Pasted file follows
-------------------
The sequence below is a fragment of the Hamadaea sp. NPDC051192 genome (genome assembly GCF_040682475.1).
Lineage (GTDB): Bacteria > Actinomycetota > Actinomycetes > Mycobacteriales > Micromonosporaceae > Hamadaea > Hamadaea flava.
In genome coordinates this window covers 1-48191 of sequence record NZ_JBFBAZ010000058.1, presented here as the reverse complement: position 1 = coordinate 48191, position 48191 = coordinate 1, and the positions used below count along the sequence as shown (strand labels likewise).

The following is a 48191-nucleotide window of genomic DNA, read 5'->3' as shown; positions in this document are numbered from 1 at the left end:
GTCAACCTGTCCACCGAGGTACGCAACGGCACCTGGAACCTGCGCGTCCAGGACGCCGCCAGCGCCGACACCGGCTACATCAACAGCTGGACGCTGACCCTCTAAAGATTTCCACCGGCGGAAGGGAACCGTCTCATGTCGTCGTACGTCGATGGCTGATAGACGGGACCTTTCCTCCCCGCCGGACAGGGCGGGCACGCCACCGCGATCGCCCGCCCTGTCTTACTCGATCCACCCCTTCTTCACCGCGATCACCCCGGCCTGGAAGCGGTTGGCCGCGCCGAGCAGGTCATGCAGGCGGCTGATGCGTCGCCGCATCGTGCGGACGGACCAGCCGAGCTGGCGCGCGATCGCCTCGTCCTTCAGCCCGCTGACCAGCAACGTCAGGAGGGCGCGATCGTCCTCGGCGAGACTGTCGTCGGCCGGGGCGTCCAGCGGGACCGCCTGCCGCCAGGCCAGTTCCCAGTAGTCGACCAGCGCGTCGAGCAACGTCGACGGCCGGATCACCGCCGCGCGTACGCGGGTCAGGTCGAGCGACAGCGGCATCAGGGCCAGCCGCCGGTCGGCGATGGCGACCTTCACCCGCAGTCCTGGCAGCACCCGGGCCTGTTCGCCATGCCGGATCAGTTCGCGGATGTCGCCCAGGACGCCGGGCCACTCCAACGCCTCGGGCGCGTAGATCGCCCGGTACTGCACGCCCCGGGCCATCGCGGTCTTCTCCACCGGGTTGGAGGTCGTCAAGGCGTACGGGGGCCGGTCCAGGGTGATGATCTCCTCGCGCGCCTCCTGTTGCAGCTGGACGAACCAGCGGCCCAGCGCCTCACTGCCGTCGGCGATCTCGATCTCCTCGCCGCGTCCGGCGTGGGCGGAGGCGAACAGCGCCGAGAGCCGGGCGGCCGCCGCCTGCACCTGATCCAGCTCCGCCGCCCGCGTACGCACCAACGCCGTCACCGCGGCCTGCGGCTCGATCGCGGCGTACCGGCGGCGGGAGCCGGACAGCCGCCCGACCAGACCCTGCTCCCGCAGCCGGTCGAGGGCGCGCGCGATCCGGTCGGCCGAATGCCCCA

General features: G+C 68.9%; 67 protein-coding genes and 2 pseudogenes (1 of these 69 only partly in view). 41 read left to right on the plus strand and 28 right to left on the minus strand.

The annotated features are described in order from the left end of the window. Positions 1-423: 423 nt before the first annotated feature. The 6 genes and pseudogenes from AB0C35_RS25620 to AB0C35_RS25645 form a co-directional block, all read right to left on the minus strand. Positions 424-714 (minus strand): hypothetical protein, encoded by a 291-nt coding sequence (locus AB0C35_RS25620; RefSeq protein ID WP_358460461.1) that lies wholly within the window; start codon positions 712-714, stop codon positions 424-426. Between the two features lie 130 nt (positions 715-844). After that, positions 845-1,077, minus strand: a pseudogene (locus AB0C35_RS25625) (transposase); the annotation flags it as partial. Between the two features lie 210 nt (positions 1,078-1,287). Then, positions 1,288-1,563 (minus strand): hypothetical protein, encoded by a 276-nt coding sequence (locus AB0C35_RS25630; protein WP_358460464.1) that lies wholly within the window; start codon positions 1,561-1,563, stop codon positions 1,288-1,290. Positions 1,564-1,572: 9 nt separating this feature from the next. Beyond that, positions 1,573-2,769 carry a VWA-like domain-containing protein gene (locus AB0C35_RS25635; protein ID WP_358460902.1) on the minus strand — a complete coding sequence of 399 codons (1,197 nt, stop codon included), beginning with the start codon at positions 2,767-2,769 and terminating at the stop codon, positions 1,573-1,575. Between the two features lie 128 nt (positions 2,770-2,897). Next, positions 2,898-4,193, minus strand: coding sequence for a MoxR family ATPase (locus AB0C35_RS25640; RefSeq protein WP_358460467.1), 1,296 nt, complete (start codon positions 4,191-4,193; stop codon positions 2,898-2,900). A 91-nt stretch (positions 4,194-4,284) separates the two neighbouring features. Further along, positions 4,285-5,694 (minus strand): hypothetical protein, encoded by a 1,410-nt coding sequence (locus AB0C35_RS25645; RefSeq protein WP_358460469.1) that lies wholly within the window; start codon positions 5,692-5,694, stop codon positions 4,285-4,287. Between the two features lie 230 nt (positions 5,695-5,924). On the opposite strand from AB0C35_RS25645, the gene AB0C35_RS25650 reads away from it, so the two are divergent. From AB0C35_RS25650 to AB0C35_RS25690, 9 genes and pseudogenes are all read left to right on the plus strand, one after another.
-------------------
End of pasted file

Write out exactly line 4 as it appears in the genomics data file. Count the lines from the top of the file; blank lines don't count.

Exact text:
The following is a 48191-nucleotide window of genomic DNA, read 5'->3' as shown; positions in this document are numbered from 1 at the left end: